The title is the first for Dominican Republic since 2004 and comes as no surprise, considering the club has outscored its opponents, 37-7. The Dominican Republic (5-0) wraps up round-robin play Wednesday night against Puerto Rico (3-2).
The Dominican Republic has now won 16 titles, the most by any one country in Caribbean Series history. The Dominican Republic has won seven out of the last 11 Caribbean Series.
"We played good baseball, and Mexico gave a good effort," Dominican Republic manager Felix Fermin said after the game against Mexico. "As everybody saw, the game was decided in the final innings, which says Mexico played tremendous baseball. We give credit to them, and to our team for the victory."
Before Puerto Rico's loss, Fermin politely declined to talk about the possible championship and reiterated the fact that his club has one more game to play.
That has likely changed. The victory put Fermin in the history books as the manager with the most Caribbean Series titles with the three. Fermin and his team did not stay to watch the Puerto Rico-Venezuela contest.
As for Mexico (0-5), which won the 2005 title, the club has now lost 11 consecutive Caribbean Series games.
"There are some things out of our control," Mexico manager Lorenzo Bundy said. "We won the championship in Hermosillo with our players, and I had control of who played. But here, some players do not get the permission, and others decide for some reason they do not want to play. I cannot control who is here. That said, we have a good team. What you have seen the last two nights is a good Mexican team, but we have not been at our best."
He's right. But his team made it a contest.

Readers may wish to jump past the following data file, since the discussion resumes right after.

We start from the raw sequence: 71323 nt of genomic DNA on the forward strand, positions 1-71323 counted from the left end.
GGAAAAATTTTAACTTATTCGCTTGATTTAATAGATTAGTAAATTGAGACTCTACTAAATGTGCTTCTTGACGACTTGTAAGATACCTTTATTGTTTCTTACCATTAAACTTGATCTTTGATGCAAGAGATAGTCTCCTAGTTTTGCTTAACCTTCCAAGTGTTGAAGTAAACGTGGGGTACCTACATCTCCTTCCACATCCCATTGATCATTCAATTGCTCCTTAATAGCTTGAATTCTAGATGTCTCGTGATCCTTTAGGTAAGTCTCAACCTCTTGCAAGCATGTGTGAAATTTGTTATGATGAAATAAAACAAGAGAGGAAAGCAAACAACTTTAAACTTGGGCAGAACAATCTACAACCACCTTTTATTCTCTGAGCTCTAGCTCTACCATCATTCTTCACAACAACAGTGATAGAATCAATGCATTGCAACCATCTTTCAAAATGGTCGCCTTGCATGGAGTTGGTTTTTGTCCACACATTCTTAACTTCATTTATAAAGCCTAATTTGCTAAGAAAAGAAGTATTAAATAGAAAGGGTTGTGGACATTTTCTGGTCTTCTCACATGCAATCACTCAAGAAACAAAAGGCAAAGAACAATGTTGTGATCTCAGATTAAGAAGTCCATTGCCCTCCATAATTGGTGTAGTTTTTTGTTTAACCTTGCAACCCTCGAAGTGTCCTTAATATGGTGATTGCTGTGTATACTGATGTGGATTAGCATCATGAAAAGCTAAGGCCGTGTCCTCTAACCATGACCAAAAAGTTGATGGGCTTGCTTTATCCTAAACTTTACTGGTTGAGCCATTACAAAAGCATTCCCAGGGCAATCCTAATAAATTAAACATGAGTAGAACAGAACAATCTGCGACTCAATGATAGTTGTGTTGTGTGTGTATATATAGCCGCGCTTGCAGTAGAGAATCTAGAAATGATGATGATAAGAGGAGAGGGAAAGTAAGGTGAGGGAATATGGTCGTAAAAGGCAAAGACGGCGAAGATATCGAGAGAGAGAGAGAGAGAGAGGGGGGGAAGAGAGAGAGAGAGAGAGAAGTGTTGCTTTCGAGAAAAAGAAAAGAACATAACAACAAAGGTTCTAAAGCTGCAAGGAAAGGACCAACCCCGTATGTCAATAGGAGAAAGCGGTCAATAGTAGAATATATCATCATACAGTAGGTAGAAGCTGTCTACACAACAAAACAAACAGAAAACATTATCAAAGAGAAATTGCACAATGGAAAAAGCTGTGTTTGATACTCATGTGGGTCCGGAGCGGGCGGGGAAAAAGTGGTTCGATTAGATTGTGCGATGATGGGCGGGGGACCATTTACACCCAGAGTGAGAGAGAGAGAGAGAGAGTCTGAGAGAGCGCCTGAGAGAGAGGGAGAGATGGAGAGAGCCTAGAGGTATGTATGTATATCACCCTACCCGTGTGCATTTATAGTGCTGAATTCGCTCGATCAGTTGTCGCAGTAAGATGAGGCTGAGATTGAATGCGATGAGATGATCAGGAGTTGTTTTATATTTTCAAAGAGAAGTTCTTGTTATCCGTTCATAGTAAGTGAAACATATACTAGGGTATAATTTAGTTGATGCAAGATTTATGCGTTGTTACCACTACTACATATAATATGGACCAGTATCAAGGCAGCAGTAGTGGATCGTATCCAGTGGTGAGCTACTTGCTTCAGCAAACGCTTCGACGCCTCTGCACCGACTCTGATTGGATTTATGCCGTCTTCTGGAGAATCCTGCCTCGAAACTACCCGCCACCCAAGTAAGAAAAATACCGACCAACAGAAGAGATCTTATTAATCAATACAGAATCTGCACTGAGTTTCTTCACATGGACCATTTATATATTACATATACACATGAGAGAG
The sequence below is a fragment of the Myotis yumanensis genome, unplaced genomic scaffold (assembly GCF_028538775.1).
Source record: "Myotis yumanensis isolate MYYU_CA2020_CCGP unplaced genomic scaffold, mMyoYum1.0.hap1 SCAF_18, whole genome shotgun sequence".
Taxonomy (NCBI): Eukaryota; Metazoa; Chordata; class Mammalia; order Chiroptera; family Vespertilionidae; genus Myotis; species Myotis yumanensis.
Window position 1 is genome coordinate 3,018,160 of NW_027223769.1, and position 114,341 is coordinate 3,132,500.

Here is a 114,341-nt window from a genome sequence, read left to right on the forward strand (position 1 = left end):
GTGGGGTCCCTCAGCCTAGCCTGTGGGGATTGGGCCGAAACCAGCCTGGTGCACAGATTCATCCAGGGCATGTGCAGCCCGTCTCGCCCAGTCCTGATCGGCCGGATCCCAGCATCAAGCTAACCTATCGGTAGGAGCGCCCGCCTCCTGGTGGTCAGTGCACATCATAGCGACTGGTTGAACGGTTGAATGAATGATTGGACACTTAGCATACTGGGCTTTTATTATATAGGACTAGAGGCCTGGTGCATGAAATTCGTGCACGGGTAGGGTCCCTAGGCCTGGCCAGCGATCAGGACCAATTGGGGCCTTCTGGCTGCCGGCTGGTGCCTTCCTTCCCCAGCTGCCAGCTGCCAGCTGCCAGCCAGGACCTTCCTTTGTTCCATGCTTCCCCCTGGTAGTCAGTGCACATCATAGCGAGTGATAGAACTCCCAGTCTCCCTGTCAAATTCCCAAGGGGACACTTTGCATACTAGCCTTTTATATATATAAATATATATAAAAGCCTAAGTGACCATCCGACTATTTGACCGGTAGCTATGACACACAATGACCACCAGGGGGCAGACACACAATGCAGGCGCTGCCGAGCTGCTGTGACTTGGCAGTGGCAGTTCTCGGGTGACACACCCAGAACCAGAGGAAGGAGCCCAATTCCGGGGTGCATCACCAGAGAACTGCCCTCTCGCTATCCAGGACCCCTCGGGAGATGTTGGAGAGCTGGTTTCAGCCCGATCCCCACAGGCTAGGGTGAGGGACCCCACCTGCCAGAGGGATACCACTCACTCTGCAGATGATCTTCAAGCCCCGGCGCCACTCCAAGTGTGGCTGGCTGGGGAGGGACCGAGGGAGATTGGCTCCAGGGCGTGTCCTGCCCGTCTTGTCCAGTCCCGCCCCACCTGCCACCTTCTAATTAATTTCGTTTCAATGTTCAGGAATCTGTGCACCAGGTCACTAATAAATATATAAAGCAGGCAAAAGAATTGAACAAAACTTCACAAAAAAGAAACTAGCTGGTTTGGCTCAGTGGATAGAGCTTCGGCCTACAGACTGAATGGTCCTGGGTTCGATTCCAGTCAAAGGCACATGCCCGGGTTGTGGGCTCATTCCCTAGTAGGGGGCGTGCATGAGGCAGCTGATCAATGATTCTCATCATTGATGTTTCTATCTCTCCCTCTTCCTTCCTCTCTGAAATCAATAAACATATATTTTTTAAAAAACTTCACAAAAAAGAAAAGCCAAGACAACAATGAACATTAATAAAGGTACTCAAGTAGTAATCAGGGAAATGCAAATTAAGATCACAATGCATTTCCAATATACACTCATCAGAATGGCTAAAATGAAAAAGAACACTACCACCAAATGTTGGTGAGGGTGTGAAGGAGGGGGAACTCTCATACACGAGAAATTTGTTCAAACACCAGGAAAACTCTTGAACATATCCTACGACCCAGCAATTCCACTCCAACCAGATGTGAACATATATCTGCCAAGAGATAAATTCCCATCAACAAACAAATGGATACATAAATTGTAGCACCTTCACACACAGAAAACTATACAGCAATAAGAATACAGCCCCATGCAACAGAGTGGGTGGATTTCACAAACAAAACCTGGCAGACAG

With the score tied at 2 in the seventh inning, Dominican Republic outfielder Nelson Cruz walked with the bases loaded to score Luis Polonia and put his team ahead, 3-2. Jose Fernandez followed with a sacrifice fly to deep right field off Pablo Ortega to score Miguel Tejada, extending the lead to two runs.
The teams exchanged runs in the eighth inning, but the deficit was too big for Mexico to overcome.
The Dominican Republic wasted little time on Tuesday.
Second baseman Anderson Hernandez walked to lead off the game and motored to second base on a single by Polonia. Hernandez scored on a double by Tejada for a 1-0 lead.
Mexico tied the game in the top of the second inning when Luis Garcia trotted home on a single by Vinny Castilla off starter Jose Capellan. Garcia had led off the inning with a double.
The early tie disappeared quickly.
In the third, Dominican Republic first baseman Jose Fernandez delighted the crowd with a monstrous home run that sailed high above the left-field wall and smacked the area between the clock and the sign for Estadio Municipal Roberto Clemente Walker on the scoreboard.
But Fernandez was not the only star of the afternoon.
Capellan, a reliever for the Brewers, also shined, halting the Mexican offense for three consecutive innings after allowing a run in the second. But his roll stopped when Jon Weber hit a single to start the sixth inning. Erubiel Durazo popped out, but the next batter, Garcia, hit what appeared to be an ordinary single to center field.
Weber scooted around second base and slid safely into third, just ahead of Alex Fernandez's throw. In one of the few mistakes of the series for the Dominican Republic, third baseman Tony Batista fielded the throw and then immediately launched the ball toward second base in an attempt to get a sprinting Garcia. The throw went wild, and Weber scored to tie the game at 2.
"This is a short series. Teams can get hot, and teams can get cold," Mexico catcher Adan Amezcua said. "In baseball, anything can happen. And you have seen that. Hot players get cold, but we have not played our best."
He's right. The team from the Dominican Republic has.